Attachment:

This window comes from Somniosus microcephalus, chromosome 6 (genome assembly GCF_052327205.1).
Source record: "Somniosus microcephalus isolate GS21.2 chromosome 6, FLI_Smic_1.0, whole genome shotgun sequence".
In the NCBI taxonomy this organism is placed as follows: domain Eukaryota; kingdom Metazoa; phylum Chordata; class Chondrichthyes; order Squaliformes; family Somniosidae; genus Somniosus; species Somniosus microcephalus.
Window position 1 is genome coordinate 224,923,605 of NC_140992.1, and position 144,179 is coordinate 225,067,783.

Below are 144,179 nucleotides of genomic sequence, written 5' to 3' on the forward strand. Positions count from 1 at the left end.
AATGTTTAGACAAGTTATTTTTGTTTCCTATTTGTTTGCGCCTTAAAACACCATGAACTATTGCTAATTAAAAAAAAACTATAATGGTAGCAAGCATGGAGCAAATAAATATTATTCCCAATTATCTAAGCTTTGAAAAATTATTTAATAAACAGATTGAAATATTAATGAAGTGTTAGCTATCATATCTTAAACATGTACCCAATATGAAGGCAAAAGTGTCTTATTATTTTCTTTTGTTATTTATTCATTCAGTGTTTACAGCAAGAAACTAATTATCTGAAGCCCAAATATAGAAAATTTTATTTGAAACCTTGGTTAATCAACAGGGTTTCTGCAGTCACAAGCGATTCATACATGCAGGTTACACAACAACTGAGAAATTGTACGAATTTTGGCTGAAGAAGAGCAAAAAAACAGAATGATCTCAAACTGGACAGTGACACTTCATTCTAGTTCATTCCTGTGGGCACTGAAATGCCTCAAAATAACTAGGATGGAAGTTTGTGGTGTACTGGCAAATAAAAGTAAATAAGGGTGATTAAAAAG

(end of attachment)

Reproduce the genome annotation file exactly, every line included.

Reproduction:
This window comes from Somniosus microcephalus, chromosome 6 (genome assembly GCF_052327205.1).
Source record: "Somniosus microcephalus isolate GS21.2 chromosome 6, FLI_Smic_1.0, whole genome shotgun sequence".
In the NCBI taxonomy this organism is placed as follows: domain Eukaryota; kingdom Metazoa; phylum Chordata; class Chondrichthyes; order Squaliformes; family Somniosidae; genus Somniosus; species Somniosus microcephalus.
Window position 1 is genome coordinate 224,923,605 of NC_140992.1, and position 144,179 is coordinate 225,067,783.

Below are 144,179 nucleotides of genomic sequence, written 5' to 3' on the forward strand. Positions count from 1 at the left end.
AATGTTTAGACAAGTTATTTTTGTTTCCTATTTGTTTGCGCCTTAAAACACCATGAACTATTGCTAATTAAAAAAAAACTATAATGGTAGCAAGCATGGAGCAAATAAATATTATTCCCAATTATCTAAGCTTTGAAAAATTATTTAATAAACAGATTGAAATATTAATGAAGTGTTAGCTATCATATCTTAAACATGTACCCAATATGAAGGCAAAAGTGTCTTATTATTTTCTTTTGTTATTTATTCATTCAGTGTTTACAGCAAGAAACTAATTATCTGAAGCCCAAATATAGAAAATTTTATTTGAAACCTTGGTTAATCAACAGGGTTTCTGCAGTCACAAGCGATTCATACATGCAGGTTACACAACAACTGAGAAATTGTACGAATTTTGGCTGAAGAAGAGCAAAAAAACAGAATGATCTCAAACTGGACAGTGACACTTCATTCTAGTTCATTCCTGTGGGCACTGAAATGCCTCAAAATAACTAGGATGGAAGTTTGTGGTGTACTGGCAAATAAAAGTAAATAAGGGTGATTAAAAAG